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Rodney Pople’s recent Port Arthur paintings


Felicity Fenner



Port Arthur is a ruinous vestige of Australia’s most infamous penal settlement, founded in the colony’s far-flung reaches, from where none could escape: Tasmania, “that land of melancholy and despair, haunted by the ghosts of human suffering and cruelty”.[1]  It is a site burdened by brutality and tinged with tragedy, not only in the distant but in the very recent past.


Rodney Pople is interested not so much in particular events that have happened at Port Arthur nor their protagonists, but in the notion of the place as a traumatised landscape. Continuing the series that began with his controversial 2012 Glover Prize-winning painting, these works capture the troubled psyche of the now prettified landscape at Port Arthur by visualising what’s known but not seen there. In Pople’s work, Port Arthur is employed as a symbol to represent other hidden landscapes, both in Tasmania and more widely across Australia and indeed the globe. It is also intended to represent internal, psychological landscapes that are equally capable of concealing dark pasts.


The Glover Prize-winning painting was controversial not for its depiction of the landscape but due to the appearance of a diminutive Martin Bryant figure. According to head judge Doug Hall, the painting “references “19th century Tasmanian painting and the history of Port Arthur… Then you have this apparition, which is Martin Bryant, floating in the landscape… It is a very thoughtful, poetic work about two moments in Port Arthur’s history that Pople has brought together in a deeply felt way.”[2] Some disagreed with the judges’ decision. While not questioning its artistic merit, the painting was criticised by the local media as being “in poor taste” and “insensitive”.


The tragedy of the Port Arthur massacre runs deep within the close-knit community of Tasmania, yet is all but invisible to the modern visitor. Today, tourists to Port Arthur are met with an almost bucolic scene, despite the recent and historic atrocities of the place. It couldn’t be more different, for example, to the experience of their convict predecessors arriving by ship. This contrast was succinctly described by Robert Hughes in The Fatal Shore (1986), an iconic text and influential reference for Pople’s current project: “Seabirds wheel, thinly crying, across the black walls and the blacker shadows. The breaking swells throw up their veils. When the clouds march in from the Tasman Sea and the rainsqualls lash the prismatic stone, these cliffs can look like the adamantine gates of Hell itself. Geology had conspired with Lieutenant-Governor Arthur to give the prisoners of the crown a moral fright as their ships hauled in… The modern visitor [in contrast] sees green lawns, the ivy-covered remains of a Gothic church and the enormous bulk of the penitentiary. In its soft tones of pink brick, far gone in crumbling, it seems an almost maternal ruin… the shudder it reliably evokes in the modern tourist comes from the contrast between its mild, pastoral present –et in Arcadia ego – and the legends of its past.”[3] Hughes’s characteristically colourful description was penned ten years prior to the massacre of 35 people by Bryant. Today, the “shudder” felt by visitors is amplified, Port Arthur’s most recent atrocity still raw in the collective living memory.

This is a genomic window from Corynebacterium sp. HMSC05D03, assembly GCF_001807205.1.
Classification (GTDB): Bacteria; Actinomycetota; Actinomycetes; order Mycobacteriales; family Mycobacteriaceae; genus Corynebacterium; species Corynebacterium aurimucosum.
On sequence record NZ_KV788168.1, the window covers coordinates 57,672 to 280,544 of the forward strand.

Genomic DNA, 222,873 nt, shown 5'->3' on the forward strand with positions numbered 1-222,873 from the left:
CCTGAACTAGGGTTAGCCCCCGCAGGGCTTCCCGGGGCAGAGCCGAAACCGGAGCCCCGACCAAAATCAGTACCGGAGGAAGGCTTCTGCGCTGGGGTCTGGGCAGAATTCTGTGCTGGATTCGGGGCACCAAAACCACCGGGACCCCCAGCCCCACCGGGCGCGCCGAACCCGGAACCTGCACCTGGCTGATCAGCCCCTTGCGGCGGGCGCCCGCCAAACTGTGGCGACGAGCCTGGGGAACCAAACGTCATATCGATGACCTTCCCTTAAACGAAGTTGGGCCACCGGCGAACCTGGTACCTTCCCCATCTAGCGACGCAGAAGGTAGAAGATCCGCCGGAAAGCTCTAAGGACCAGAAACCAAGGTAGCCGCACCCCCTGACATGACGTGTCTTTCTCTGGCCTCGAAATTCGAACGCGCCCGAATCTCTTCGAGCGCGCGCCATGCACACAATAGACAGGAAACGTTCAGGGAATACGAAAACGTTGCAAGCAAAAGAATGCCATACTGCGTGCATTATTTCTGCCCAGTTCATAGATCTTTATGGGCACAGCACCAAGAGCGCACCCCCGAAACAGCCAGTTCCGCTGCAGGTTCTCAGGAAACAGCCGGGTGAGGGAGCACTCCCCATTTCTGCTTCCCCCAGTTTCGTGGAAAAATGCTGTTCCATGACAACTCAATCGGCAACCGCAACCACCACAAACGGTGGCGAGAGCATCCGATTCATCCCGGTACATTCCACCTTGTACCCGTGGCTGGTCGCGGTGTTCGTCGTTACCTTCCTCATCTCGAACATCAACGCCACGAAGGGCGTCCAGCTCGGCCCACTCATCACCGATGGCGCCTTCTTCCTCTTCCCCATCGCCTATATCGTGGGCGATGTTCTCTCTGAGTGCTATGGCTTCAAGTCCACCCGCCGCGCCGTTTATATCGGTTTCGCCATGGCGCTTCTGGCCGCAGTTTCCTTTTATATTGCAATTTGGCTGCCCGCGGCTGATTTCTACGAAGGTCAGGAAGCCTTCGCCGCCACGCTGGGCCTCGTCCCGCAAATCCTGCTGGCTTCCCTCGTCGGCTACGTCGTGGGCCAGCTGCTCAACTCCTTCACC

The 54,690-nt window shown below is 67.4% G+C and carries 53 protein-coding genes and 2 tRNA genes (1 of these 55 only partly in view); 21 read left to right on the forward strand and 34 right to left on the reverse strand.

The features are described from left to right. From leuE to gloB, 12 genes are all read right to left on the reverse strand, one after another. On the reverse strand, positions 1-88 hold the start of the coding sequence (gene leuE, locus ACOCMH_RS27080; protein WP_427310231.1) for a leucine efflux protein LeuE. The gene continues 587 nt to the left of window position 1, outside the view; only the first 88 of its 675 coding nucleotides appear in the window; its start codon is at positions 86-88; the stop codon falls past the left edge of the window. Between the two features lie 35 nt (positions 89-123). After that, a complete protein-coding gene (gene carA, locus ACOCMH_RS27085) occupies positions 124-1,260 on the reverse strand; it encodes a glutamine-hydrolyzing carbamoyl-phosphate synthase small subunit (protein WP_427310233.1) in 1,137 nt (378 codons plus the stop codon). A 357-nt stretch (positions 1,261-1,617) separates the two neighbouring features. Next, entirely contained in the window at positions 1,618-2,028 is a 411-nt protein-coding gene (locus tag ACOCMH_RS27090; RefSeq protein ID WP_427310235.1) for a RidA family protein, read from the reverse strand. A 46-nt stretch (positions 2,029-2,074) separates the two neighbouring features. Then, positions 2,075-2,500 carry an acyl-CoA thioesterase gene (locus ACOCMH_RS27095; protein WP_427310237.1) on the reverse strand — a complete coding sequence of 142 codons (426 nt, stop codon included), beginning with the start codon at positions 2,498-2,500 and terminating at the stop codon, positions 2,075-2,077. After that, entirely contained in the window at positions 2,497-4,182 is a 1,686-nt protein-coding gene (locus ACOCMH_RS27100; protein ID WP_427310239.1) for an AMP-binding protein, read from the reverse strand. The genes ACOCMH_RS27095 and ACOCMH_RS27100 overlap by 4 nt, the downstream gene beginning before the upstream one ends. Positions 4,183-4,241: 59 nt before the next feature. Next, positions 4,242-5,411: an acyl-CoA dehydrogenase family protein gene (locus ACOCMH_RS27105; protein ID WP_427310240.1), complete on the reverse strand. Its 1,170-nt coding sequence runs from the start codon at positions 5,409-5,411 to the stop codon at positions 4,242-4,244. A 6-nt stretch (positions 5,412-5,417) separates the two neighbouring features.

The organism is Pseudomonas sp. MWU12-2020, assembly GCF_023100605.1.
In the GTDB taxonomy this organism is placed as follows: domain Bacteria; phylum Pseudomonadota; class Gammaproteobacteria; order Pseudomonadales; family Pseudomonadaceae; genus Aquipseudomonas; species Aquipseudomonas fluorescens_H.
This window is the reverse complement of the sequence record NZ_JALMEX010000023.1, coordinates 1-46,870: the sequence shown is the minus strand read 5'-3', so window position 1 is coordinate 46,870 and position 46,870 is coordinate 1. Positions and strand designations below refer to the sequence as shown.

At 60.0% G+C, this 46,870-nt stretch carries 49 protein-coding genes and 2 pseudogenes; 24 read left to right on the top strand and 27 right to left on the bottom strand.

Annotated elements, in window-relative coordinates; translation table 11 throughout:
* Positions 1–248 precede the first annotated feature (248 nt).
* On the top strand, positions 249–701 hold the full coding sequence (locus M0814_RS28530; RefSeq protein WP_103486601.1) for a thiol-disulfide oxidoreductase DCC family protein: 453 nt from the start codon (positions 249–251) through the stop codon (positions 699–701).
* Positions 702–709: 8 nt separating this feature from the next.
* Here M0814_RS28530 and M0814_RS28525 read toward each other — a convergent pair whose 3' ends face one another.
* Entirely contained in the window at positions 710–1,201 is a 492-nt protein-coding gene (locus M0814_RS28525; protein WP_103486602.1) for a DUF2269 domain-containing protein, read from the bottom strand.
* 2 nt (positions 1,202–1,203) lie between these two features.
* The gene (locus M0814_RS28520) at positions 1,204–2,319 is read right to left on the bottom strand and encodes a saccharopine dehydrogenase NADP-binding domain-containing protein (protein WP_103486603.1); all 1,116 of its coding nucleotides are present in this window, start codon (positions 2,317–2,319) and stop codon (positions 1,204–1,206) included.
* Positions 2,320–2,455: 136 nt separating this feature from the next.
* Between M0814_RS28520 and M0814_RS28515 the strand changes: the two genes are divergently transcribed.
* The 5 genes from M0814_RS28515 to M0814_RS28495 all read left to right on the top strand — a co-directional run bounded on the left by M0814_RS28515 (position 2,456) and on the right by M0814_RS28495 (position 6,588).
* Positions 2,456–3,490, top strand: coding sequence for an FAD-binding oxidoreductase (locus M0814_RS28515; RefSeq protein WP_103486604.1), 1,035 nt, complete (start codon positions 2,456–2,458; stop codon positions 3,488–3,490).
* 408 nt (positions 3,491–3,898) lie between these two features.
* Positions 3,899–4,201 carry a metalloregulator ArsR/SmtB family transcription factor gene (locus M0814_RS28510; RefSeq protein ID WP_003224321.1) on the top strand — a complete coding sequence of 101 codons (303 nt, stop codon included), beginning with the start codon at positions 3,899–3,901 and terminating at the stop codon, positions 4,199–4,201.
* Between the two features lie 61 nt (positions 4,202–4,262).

The main triptych of Pople’s current series has Bryant front and centre, being a product of the present day, his actions still impacting tragically on so many families. He is flanked by images from other eras of brutality at Port Arthur. We are reminded that Tasmania is a place from where Aboriginal tribes were disseminated, hunted and massacred, and where convicts endured the harshest conditions and levels of cruelty of all the penal settlements.  


These paintings are confronting because the liminal spaces of unseen trauma are traditionally the subject of words and photo-journalism, not art. Many media images have been published and many more words written about Bryant and that dark day in April 1996, from sensationalist media coverage to the painstakingly researched 2009 book Born or Bred, another important resource for Pople’s own research.[4] Although it is widely accepted that the role of artists in society is to provide alternative perspectives on the issues of our time, in the Glover Prize-winning painting from which the current series is evolved, it was the figure of Bryant – unseen but inherent to the psyche of the site – that unnerved viewers.